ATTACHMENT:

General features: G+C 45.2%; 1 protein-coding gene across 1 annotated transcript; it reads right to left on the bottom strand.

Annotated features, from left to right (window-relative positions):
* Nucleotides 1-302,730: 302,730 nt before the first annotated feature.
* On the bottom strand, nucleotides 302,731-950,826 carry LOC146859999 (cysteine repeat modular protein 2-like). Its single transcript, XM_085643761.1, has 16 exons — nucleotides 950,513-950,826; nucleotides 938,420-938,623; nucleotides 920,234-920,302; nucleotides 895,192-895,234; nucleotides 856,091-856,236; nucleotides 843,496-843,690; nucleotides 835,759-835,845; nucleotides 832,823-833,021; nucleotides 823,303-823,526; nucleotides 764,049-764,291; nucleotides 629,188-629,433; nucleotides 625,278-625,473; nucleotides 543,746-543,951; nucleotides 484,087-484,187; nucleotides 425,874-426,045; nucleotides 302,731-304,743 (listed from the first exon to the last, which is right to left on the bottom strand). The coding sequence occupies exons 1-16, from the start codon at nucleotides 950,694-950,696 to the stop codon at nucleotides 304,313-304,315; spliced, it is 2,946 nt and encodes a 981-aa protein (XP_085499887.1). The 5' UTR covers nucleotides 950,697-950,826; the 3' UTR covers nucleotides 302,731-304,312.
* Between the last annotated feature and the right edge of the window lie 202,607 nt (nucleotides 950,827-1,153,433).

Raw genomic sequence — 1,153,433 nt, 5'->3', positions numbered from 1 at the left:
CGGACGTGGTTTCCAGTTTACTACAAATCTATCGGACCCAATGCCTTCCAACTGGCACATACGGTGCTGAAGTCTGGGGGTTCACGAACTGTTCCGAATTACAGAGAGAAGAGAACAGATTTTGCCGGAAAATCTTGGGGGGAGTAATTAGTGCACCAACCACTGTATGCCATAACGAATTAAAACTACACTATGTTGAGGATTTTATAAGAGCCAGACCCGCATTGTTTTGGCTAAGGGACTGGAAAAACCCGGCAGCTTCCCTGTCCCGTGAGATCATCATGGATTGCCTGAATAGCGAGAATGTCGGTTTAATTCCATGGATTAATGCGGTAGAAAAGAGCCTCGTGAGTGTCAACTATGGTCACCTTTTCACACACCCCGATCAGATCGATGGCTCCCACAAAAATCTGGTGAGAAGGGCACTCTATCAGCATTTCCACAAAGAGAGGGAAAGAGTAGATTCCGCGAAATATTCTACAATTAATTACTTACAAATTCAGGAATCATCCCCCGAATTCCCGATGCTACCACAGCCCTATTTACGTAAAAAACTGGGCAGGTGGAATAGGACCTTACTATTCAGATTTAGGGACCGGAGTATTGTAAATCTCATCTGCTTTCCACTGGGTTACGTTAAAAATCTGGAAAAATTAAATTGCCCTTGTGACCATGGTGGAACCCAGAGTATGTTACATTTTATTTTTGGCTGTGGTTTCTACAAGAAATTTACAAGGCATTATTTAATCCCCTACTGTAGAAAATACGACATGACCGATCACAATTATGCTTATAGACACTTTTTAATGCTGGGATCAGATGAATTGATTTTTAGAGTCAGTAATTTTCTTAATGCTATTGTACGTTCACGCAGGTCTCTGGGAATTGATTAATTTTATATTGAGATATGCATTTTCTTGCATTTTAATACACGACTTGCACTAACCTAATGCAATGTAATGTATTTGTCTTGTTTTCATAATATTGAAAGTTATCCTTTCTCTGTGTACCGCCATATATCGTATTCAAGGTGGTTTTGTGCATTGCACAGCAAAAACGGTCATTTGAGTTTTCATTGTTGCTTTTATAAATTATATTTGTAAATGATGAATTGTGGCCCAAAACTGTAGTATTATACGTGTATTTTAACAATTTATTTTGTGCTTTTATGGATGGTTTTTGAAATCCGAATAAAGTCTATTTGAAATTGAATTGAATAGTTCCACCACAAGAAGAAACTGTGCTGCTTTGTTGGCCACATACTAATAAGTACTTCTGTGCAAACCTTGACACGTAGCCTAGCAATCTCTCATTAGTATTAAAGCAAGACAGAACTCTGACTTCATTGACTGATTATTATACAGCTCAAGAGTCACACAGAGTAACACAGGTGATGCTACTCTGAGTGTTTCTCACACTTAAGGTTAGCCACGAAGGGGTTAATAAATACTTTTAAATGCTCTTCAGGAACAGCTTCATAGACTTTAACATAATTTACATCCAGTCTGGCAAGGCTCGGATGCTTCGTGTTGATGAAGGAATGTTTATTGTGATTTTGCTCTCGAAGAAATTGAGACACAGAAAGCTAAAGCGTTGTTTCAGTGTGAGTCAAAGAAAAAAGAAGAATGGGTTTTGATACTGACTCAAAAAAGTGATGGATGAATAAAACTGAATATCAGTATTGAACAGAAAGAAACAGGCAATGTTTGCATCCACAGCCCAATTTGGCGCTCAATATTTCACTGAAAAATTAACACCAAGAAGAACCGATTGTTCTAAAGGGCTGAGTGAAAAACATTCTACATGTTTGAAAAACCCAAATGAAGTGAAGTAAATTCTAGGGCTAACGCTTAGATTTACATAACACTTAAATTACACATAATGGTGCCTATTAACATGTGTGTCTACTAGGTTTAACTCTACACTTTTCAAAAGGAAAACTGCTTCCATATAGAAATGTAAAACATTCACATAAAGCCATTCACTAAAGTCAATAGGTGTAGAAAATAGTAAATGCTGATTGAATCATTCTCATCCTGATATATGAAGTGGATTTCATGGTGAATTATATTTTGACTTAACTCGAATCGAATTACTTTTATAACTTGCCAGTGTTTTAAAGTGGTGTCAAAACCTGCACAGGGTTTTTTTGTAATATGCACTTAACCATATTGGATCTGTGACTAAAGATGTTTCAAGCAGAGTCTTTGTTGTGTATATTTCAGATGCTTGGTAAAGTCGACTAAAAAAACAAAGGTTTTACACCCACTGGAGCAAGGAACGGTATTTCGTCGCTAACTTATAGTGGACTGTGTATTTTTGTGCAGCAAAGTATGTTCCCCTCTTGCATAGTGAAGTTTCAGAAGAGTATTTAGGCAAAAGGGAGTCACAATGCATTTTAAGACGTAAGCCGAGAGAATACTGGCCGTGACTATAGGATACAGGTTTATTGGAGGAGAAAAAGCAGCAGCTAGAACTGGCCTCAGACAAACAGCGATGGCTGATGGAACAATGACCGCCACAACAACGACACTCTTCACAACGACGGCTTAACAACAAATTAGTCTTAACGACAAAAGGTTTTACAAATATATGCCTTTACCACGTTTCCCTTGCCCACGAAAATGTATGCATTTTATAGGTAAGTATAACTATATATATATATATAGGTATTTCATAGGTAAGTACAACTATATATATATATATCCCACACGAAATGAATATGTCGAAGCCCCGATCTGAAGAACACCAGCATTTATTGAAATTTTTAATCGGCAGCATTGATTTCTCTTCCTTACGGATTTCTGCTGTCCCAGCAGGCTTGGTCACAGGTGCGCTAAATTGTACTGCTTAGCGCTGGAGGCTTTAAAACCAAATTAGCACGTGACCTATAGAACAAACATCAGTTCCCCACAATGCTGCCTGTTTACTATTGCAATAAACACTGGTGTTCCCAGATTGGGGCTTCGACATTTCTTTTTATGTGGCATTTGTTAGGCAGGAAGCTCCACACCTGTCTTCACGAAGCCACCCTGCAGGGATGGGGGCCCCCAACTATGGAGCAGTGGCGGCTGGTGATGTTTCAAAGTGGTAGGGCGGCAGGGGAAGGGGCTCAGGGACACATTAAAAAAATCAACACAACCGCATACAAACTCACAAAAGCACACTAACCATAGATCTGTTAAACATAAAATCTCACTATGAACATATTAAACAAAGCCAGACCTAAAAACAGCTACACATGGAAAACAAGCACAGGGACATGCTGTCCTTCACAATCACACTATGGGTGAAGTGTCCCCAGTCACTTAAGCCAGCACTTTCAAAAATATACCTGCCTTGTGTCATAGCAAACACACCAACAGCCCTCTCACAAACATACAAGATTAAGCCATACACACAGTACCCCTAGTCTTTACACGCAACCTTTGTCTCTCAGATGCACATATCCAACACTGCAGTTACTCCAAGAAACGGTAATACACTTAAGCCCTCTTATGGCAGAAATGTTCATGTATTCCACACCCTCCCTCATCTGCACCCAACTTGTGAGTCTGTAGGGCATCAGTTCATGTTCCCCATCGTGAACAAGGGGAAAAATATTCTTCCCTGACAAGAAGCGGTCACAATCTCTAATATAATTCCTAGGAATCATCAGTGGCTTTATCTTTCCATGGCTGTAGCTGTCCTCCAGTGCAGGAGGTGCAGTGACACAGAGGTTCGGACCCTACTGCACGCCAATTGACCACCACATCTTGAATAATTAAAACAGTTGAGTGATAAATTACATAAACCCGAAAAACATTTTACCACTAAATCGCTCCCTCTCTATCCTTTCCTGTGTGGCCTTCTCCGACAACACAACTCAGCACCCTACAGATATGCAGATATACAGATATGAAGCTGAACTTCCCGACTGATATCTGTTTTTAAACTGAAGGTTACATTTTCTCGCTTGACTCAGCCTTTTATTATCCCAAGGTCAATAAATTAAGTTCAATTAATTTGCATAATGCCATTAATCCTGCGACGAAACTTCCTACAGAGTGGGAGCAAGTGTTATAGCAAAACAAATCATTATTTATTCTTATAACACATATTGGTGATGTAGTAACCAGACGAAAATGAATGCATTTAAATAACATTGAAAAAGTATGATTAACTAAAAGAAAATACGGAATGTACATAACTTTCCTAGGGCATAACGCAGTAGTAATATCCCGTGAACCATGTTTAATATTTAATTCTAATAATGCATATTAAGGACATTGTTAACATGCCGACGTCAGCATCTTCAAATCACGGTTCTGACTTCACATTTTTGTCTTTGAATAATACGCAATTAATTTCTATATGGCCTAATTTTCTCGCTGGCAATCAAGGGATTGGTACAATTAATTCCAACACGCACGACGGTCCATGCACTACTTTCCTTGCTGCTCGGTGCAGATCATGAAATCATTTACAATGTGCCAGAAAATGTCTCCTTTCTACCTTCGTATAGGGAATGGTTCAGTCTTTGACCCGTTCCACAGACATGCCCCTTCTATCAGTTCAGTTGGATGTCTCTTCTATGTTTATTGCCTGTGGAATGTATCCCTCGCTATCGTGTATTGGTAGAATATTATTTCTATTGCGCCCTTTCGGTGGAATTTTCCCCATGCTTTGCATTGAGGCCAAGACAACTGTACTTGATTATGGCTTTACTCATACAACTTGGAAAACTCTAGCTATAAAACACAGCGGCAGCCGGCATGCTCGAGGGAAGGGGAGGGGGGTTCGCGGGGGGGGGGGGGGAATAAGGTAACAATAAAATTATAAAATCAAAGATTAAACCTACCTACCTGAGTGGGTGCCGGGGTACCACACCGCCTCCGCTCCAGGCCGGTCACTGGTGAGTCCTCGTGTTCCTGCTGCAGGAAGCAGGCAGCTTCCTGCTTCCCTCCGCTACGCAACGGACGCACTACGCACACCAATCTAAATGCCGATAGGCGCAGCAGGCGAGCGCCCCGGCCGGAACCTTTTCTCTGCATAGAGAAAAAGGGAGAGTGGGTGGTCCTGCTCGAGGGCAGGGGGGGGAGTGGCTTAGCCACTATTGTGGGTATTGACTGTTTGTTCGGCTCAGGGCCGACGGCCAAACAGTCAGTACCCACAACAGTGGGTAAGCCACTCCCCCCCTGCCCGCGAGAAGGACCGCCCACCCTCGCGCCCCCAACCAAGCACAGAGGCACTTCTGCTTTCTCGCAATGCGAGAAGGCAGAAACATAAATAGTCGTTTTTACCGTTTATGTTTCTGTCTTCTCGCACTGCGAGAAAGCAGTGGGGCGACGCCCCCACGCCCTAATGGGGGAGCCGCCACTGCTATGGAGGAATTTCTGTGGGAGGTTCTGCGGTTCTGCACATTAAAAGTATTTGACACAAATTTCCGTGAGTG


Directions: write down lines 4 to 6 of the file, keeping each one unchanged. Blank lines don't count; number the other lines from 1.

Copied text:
* On the bottom strand, nucleotides 302,731-950,826 carry LOC146859999 (cysteine repeat modular protein 2-like). Its single transcript, XM_085643761.1, has 16 exons — nucleotides 950,513-950,826; nucleotides 938,420-938,623; nucleotides 920,234-920,302; nucleotides 895,192-895,234; nucleotides 856,091-856,236; nucleotides 843,496-843,690; nucleotides 835,759-835,845; nucleotides 832,823-833,021; nucleotides 823,303-823,526; nucleotides 764,049-764,291; nucleotides 629,188-629,433; nucleotides 625,278-625,473; nucleotides 543,746-543,951; nucleotides 484,087-484,187; nucleotides 425,874-426,045; nucleotides 302,731-304,743 (listed from the first exon to the last, which is right to left on the bottom strand). The coding sequence occupies exons 1-16, from the start codon at nucleotides 950,694-950,696 to the stop codon at nucleotides 304,313-304,315; spliced, it is 2,946 nt and encodes a 981-aa protein (XP_085499887.1). The 5' UTR covers nucleotides 950,697-950,826; the 3' UTR covers nucleotides 302,731-304,312.
* Between the last annotated feature and the right edge of the window lie 202,607 nt (nucleotides 950,827-1,153,433).

Raw genomic sequence — 1,153,433 nt, 5'->3', positions numbered from 1 at the left: